2. Comfort
- float heels and watch elbows
What are two disadvantages of the lateral position?
1. spinal misalignment
2. pressure ulcer (ilium)
What is the Sims position?
patient is lying on left side with the right knee and thigh drawn up
- sometimes used for enemas
What is an advantages of Sim's position
Redistributes pressure points
What are three disadvantages of Sim's position?
- New pressure points (humerus, clavicle and ilium)
- foot drop
- internal rotation & adduction (shoulder & hip)
Ex. right ilium ulcer, don't put into right Sims position
Advantages of prone position
- Good alignment and prevents hip and knee problems
- some believe good for respiratory problems
Disadvantages of prone position
Inhibits adequate respirations and ↑ foot drop
What position is used for patients on ventilators?
prone position
minimum frequency for ROM exercises
2-3 times a day
what is active exercise?
patient independantly moves joints
what is active assist exercise?
nurse provides some support
what is passive exercise?
- nurse moves each joint through ROM
- 2 times per day, 2-5 times each exercise
What are eight ROM exercise guidelines?
- should not cause pain or fatigue
- older adults should not hyperextend neck
- all movement should be smouth and rhythmic
- stop when resistance is met without pain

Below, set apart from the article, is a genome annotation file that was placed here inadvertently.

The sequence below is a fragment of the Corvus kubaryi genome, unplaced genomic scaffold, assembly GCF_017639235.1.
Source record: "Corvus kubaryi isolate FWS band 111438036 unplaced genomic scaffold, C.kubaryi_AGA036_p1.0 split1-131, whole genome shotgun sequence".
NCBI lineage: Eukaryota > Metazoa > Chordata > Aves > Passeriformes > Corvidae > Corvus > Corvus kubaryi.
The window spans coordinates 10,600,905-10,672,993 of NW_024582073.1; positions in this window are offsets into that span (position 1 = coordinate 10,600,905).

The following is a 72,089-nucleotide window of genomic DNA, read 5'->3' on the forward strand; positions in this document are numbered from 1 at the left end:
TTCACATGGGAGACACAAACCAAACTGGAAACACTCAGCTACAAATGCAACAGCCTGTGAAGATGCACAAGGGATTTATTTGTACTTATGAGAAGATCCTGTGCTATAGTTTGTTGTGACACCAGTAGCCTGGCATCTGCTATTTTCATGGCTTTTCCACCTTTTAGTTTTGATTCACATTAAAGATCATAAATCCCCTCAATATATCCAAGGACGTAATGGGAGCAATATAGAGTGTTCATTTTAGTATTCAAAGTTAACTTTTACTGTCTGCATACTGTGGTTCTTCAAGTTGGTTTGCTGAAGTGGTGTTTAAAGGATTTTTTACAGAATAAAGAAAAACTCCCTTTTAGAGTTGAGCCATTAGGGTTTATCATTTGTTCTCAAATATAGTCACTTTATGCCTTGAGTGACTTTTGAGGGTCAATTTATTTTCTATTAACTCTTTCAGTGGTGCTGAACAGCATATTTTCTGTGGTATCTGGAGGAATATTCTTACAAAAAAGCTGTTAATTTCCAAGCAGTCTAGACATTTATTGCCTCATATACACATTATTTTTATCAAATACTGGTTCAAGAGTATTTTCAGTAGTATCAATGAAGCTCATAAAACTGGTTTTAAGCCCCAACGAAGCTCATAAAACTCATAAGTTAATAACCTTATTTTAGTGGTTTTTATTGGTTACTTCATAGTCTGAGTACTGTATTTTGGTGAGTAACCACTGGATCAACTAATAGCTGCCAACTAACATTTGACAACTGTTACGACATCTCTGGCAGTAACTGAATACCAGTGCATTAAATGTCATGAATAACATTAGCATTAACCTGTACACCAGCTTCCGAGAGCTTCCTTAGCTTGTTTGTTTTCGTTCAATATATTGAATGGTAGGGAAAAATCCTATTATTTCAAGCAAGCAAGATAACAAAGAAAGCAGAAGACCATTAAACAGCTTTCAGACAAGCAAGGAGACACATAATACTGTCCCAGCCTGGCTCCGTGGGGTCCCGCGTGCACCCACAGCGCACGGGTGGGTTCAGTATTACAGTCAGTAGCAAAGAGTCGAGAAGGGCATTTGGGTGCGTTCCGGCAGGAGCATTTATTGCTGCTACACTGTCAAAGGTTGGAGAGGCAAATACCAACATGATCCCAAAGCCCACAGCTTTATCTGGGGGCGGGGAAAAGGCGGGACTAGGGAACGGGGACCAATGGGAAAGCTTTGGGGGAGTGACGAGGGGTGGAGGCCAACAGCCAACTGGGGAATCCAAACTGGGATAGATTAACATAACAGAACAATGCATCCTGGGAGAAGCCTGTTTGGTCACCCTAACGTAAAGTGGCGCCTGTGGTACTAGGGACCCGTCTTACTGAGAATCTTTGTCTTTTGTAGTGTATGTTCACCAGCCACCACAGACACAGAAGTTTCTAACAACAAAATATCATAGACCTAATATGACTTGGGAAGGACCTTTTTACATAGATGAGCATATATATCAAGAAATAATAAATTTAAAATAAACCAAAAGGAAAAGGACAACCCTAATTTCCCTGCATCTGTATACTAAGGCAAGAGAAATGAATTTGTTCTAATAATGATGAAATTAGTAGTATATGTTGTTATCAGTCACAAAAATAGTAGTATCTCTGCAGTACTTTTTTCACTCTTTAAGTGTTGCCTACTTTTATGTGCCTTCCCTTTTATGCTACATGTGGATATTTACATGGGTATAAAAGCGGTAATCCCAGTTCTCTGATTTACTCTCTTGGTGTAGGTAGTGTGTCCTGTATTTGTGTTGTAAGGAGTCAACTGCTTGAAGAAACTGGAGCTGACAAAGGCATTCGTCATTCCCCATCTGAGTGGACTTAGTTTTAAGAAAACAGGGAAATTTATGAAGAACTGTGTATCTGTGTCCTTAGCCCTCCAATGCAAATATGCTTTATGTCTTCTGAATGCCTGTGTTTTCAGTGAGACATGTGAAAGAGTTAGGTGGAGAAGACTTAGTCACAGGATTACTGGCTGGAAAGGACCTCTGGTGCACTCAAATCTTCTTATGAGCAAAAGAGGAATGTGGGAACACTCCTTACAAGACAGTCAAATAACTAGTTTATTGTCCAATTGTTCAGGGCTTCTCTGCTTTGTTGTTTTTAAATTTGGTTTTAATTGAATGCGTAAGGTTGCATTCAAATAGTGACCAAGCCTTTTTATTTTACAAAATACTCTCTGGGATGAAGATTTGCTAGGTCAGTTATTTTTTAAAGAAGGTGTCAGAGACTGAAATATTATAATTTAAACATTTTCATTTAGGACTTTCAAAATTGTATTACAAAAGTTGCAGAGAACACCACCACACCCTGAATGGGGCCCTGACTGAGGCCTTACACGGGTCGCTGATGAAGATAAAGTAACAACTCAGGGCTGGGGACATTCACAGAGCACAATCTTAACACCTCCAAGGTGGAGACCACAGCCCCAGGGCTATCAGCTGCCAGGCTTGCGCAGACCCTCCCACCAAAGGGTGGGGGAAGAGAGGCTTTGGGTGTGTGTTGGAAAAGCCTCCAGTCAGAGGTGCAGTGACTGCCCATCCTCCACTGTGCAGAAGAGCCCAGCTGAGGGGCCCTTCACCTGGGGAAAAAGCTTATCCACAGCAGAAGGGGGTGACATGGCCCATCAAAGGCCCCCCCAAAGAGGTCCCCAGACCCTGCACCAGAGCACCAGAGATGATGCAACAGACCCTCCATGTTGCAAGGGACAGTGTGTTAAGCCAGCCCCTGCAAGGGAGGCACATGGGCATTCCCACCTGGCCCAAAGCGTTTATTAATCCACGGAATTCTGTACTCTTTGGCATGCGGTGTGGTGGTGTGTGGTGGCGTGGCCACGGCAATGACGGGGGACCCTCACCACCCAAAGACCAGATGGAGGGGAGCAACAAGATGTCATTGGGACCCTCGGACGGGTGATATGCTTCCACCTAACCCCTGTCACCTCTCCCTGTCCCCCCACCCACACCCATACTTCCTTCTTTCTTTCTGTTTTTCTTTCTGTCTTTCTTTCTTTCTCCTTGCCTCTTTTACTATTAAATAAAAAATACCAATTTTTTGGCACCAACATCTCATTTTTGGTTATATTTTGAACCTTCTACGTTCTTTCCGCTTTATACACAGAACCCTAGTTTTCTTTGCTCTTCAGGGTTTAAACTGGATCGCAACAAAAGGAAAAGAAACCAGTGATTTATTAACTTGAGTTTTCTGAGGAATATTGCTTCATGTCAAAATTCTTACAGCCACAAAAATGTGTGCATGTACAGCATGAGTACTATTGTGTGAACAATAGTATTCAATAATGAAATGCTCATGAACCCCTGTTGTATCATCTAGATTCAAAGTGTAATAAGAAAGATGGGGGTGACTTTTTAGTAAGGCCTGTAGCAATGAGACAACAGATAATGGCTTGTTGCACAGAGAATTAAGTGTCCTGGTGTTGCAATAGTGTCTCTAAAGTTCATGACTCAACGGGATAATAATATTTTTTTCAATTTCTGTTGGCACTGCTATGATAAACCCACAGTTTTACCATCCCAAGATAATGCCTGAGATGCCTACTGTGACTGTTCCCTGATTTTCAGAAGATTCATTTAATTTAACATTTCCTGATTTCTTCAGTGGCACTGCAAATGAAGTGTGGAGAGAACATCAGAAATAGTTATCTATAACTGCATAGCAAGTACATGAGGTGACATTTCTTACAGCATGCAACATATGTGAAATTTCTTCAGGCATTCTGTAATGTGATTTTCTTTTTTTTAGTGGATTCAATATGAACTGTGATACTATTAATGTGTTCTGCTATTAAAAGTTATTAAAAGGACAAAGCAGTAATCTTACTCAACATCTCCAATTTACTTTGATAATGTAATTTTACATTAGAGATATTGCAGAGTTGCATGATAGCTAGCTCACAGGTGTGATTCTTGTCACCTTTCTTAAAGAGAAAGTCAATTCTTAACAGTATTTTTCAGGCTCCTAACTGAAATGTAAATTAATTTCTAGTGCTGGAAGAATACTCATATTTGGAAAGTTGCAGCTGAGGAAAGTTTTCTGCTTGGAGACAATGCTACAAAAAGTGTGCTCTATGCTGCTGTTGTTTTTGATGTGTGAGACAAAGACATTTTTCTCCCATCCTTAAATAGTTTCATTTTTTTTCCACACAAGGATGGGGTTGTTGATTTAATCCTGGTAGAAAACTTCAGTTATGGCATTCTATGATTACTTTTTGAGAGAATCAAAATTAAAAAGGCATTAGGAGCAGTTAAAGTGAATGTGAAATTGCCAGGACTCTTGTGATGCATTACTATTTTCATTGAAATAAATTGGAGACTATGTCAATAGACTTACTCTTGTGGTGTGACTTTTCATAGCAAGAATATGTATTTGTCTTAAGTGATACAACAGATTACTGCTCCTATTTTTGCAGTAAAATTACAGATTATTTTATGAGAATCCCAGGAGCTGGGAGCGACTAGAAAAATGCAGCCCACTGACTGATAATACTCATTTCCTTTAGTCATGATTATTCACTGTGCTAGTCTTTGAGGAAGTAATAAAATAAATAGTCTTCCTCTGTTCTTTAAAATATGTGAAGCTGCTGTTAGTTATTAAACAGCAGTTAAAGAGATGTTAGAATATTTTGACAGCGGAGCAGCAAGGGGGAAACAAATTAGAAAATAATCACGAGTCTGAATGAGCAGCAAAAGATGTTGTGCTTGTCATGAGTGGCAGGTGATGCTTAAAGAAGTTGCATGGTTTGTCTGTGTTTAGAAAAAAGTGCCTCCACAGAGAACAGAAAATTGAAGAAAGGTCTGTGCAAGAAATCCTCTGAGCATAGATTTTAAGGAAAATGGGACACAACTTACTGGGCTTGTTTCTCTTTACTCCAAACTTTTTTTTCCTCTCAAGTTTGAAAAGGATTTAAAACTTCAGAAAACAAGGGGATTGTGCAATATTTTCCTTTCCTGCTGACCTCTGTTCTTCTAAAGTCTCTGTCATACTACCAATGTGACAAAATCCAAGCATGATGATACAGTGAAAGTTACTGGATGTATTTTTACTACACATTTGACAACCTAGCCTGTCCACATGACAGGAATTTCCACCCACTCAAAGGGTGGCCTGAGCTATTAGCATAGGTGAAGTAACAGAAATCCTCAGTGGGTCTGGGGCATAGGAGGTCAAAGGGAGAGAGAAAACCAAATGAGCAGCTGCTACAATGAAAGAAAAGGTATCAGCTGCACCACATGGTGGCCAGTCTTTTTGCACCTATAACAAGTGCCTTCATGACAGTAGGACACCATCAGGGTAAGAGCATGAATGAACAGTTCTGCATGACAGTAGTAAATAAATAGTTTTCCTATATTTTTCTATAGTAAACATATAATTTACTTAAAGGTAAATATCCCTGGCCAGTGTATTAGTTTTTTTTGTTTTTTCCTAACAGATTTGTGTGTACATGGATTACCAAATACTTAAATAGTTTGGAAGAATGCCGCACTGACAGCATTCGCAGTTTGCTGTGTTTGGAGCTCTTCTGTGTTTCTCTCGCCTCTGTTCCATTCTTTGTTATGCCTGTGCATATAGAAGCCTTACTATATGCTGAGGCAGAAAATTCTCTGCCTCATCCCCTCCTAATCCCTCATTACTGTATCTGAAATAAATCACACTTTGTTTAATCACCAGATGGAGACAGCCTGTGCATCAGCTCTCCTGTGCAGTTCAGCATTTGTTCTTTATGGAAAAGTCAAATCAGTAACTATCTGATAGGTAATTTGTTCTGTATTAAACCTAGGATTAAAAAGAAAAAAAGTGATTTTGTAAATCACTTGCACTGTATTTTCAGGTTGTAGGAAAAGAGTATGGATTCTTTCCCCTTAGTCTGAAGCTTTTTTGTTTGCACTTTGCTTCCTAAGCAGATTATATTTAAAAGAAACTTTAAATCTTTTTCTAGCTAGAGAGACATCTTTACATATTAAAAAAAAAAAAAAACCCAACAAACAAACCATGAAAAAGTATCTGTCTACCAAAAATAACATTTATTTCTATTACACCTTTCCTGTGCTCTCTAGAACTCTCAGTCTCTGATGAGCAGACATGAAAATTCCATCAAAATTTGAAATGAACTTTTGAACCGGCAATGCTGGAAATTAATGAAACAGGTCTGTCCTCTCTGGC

- support distal joint
- perform each movement 2-5 times
- avoid friction/injury to skin
- return joint to normal position when done
This type of ROM improves muscle tone strength and mass
active
How often should you turn a patient
every 2 hours
How does turning prevent immobility complications? (3)
1. Pressure ulcers
2. Atelectasis & pneumonia?
3. Urinary stasis and infection?
If BMI is greater than ____ use bariatric equipment
50
What are ten general guidelines for moving patients?
1. Use appropriate assistive devices
2. Encourage patient to help as much as possible
3. Ensure enough help is available
4. Remove obstacles
5. Plan and communicate plan to patient & your help
6. Position and lock bed, w/c, stretcher, etc.
7. Use good body mechanics
8. Patient pain should be controlled
9. Avoid injury/friction to skin
10. If BMI >50% then use bariatric equipment
What are the Immobility Quality Measurements for ECF?
Must show evidence that mobility was maintained or improved
What are the Immobility Quality Measurements for a Hospital?
Integrated into specific best practice guidelines

Ex: hip & knee surgery: post-op physical therapy
Heart Attack: cardiac rehab
COPD: pulmonary rehab
What approach should the nurse take when handling a patient with dementia?
Incorporate established behavior patterns
what does foot drop look like?
plantar flexion
What are two examples of endurance?
1. ability to perform ADLs
2. ability to tolerate increased activity
What are eight variables leading to injury
1. Uncoordinated lifts
2. size, height differences among lifters
3. Moving patients without assistance
4. Lifting when fatigued
5. Lifting after a recent recovery
6. Repetitive movement & repositioning
7. Moving uncooperative or confused patients
8. Standing for long periods
What are six activity intolerance interventions?
1. Monitor response
a. Baseline VS with pulse ox
b. Slow down if
c. Stop if
2. Increase gradually
3. Plan a purpose
4. Provide physical support
5. Provide emotional support
6. Rest periods
What are four additional strategies for the older adult?
1. Avoid sudden position changes
2. Avoid extreme temperatures during exercise
3. Stop if chest pain occurs
4. Use proper footwear
if the patient has respiratory issues when performing ADLS, what is the diagnosis?
Activity intolerance